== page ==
Code: Select all

library metamor;
use metamor.attributes.all;
But it's non standard so best to just use the standard libraries if possible.

Fourth, it's more standard to define pinouts in a separate .ucf file. Here's an example:
https://github.com/hoglet67/RGBtoHDMI/b ... toHDMI.ucf
That should be added to the project in ISE.

Finally, what are you using as a clock? If it's a switch, it will need debouncing or you will see multiple transitions. Maybe as a starting point, just try to set the LEDs to fixed values, some on and some off. That will let you check the connectivity and programming.

Dave

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Re: My first (large) CPLD steps (XC9572)

Post by bprosman » Sun Sep 16, 2018 11:33 am

Thanks for the quick responses.
- XC9572 - needs a 5V supply
- XC9572XL - needs a 3.3V supply (I/Os are 5V tolerant)
Ok so that is clear. With regards to the decoupling caps, I put some on, though I tied the VccLogic's together as well as the VccIO's . And put a cap on both. Hope that is sufficient.
XC9572 Bottom.JPG
As a clock I will use a crystal oscillator in the 10MHz to 50MHz range, not sure what I have in the junkbox.
Let me first (re)install ISE Web (as that didnt start anymore under W10) as well as the programmer and come back.

Kind regards, Bram

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Re: My first (large) CPLD steps (XC9572)

Post by dominicbeesley » Tue Sep 18, 2018 10:17 am

That should be ok but not for an XL part... they do run on 3.3V but are 5V tolerant so your chip may well be goosed. The _real_ XC9572 without the XL should be cool on 5V though.

In terms of board layout I add a 100nf capactor for each supply pin and have a ground plane, long ground traces often lead to "ground bounce" so the chip will see a nice solid 5V supply but from its point of view the rest of the world is bouncing up and down this can quickly lead to noise/glitches.

There's a number cheap lctech XC9572XL boards on ebay, it might be worth making your prototype with one of those and then reverse engineering the circuit. For around a tenner they come with a regulator and 50MHz crystal...but not much info!

5Vishnes is becoming a difficulty I have now given up and started doing most stuff in 3.3V or even 1.8V where I must. on the plus side the TI level shifter chips such as the SN74CB3T16211 give more or less "free" level shifting. Just connect the 3V stuff to one side and the 5V stuff to the other side and it "just works".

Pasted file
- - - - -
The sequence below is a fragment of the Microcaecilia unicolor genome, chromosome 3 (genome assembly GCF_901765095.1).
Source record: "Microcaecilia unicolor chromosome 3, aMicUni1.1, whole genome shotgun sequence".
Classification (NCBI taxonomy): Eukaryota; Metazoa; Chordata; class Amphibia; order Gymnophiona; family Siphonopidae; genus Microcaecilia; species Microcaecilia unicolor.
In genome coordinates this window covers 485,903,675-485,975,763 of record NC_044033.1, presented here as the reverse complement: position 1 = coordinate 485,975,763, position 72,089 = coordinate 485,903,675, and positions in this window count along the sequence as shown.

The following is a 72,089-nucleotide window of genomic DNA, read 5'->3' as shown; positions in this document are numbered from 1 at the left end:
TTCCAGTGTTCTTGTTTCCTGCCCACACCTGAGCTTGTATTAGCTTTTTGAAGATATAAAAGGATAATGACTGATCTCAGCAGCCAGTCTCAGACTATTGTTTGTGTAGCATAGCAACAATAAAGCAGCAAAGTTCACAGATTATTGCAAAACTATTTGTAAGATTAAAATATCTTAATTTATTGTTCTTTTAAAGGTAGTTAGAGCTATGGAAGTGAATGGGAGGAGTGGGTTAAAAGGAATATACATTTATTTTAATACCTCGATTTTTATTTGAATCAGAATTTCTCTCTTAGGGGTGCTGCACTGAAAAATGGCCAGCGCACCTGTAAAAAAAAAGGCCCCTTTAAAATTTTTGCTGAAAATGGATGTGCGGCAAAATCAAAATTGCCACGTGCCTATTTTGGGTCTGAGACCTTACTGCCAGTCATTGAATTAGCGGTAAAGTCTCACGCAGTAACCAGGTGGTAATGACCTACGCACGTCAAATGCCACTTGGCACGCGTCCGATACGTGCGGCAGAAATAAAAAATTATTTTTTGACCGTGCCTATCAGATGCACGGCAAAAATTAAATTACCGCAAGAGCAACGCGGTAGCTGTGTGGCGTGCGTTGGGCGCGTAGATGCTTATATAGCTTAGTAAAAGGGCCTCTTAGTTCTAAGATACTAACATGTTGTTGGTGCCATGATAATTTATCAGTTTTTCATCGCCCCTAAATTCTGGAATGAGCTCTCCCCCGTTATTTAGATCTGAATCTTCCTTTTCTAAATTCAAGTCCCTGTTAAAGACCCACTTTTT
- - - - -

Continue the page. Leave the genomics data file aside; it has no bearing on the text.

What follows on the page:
D
Last edited by dominicbeesley on Tue Sep 18, 2018 10:17 am, edited 1 time in total.

Prime
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Re: My first (large) CPLD steps (XC9572)

Post by Prime » Tue Sep 18, 2018 2:34 pm

Just to clarify one point about voltakes that tripped me up.

VCCIO can be run at or BELOW the vcccore voltage so for a XC9572XL chip they'll need to run at 3.3V, input levels are however 5V tollerent. Output levels will however only be up to VCCIO, this hasn't generally been a problem in any of the Acorn / Dragon related projects that I have used them in.

Cheers.

Phill.

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danielj
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Re: My first (large) CPLD steps (XC9572)

Post by danielj » Tue Sep 18, 2018 3:45 pm

It's fine interfacing with ttl, I think it barfs with cmos (which is why the internal vfs adaptor for the beebscsi needed a buffer to sort the levels out).

d.

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Re: My first (large) CPLD steps (XC9572)

Post by bprosman » Thu Sep 27, 2018 10:01 am

It's alive :-)
I know can start using this adapter print in my CPU (19") projects.
Same for the EPM3064 on its way.
IMG_7342.JPG
https://youtu.be/wHxNcpQ61sU

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JudgeBeeb
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Re: My first (large) CPLD steps (XC9572)

Post by JudgeBeeb » Thu Sep 27, 2018 11:49 pm

You appear to be pretty much at the stage I am was wit VHDL a few weeks ago.

First of all, have a look at this book: https://github.com/hamsternz/IntroToSpa ... GABook.pdf. It is probably the best VHDL tutorial out there. I certainly found it invaluable.

Secondly, my first attempt at XISE was, like you, by way of schematic capture. XISE will provide a complete VHDL listing that is functionally equivalent to the schematic. What I did, was to take that generated VHDL as a known working starting point and then to make changes to that. That way, it was easier to spot the bugs when it didn't work as expected.